Poet Too Black tells stories of hardship, heritage and justice

Rosie Morehead, Multimedia Contributor

Wednesday night in the Memorial Union lounge, students and faculty gathered together to listen to the stories from poets about hardships, justice and heritage.

Poets from all across campus spoke at the beginning of the night, and it led to the spoken word artist Too Black. Too Black attended Ball State University and is from Indianapolis, Indiana. He has been performing poetry professionally for four years.

Terrence Harris, who is the Assistant Director of the Black Cultural Center on campus, was a part of planning this Speaking Justice event.

“Ironically, my first day last year was this event. This is my second time coming to the event, and I was actually apart of the planning for this event. It was a collective effort,” Harris said.

According to Harris, the black culture center has multiple events revolving around black history month, coming up in February.

“We have a list of events we do throughout the year and then coming up right now we have black history month, so we have a slate of events that we do in particular to speaking justice,” Harris said. “This particular event happens during MLK week. There may be other opportunities to do poetry.”

Third-year bio-engineering student Mckenna Mooers explains why she came to this event.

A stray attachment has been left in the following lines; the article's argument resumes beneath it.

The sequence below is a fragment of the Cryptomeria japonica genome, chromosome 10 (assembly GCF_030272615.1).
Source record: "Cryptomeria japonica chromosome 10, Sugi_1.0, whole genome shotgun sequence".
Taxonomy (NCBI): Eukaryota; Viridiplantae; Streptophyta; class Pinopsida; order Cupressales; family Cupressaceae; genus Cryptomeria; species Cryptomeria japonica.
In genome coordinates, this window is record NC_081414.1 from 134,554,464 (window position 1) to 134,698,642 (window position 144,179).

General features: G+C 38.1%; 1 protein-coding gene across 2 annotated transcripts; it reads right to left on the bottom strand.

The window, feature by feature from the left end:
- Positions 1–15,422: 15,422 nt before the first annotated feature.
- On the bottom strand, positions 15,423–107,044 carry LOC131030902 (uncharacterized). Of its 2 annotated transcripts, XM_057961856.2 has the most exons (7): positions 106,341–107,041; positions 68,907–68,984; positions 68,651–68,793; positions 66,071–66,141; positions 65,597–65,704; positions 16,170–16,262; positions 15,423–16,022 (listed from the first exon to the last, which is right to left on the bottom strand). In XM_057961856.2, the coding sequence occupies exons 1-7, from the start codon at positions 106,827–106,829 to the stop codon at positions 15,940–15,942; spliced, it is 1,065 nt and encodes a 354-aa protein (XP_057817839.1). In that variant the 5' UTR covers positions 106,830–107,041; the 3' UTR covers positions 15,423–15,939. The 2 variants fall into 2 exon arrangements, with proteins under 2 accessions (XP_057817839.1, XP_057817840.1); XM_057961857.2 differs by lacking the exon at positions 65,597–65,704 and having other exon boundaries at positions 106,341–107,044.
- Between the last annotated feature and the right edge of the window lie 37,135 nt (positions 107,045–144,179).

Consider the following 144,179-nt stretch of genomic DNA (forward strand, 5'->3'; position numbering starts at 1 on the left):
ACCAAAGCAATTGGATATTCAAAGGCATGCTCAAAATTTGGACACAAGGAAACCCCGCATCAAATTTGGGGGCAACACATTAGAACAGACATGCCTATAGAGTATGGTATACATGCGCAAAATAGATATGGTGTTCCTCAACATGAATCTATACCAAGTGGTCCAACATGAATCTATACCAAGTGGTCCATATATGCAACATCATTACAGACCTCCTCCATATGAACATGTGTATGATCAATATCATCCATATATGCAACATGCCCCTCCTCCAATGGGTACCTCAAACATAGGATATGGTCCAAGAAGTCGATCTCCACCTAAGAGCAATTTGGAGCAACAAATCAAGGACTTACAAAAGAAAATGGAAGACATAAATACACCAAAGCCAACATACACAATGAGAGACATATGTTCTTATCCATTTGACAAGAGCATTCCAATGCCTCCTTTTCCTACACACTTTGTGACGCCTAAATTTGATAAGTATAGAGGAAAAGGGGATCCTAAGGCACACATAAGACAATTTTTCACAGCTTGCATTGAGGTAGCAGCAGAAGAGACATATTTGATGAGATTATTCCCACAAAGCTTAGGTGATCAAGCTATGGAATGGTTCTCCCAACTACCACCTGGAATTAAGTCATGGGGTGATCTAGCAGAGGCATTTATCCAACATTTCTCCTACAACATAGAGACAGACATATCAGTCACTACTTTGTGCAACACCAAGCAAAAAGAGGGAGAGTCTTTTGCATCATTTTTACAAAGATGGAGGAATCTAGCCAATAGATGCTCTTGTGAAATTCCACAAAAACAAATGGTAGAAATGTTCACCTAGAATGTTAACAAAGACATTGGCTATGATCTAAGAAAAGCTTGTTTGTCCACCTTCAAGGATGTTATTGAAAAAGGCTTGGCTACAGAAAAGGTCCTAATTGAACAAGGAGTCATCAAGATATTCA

“Getting out and helping you are seeing more of the other side of things since we are a primarily white campus. I think it’s really cool to just hear other opinions. I have different experiences than everyone else and I like to hear everybody’s input,” Mooers said.

Third-year nutrition student Catherine Prater explains why speaking about these topics are important and how the poets and audience will communicate with each other.

“I think it so often is a sensitive topic and that it’s really hard to ask ‘what do you think about…’ in an informal way, for people to say what they are thinking and have it not come off as confrontational,” Prater said.

More than just these speak out events; Harris discussed the importance of culture centers on campus and how they are a great resource for everyone.

“At least attend an event or something, it’s not just for a particular culture it’s for everyone to embrace and understand and appreciate what that brings,” Harris said. “I think that’s the only way to know about it is if you attend something and learn something, that’s the way to enlighten yourself.”

Harris continued saying why poetry and this event is so important and the opportunity it brings for students and staff.

“With it being especially around MLK celebration, it’s just really speaking truth to justice. And in general how some people feel,” Harris said. “Some people dealing with oppression and things and issues and poetry is a way of expressing yourself. It’s soothing; it makes you mad sometimes, it makes you happy, it’s a way of letting it out it’s a relief. It’s an excellent event to do.”

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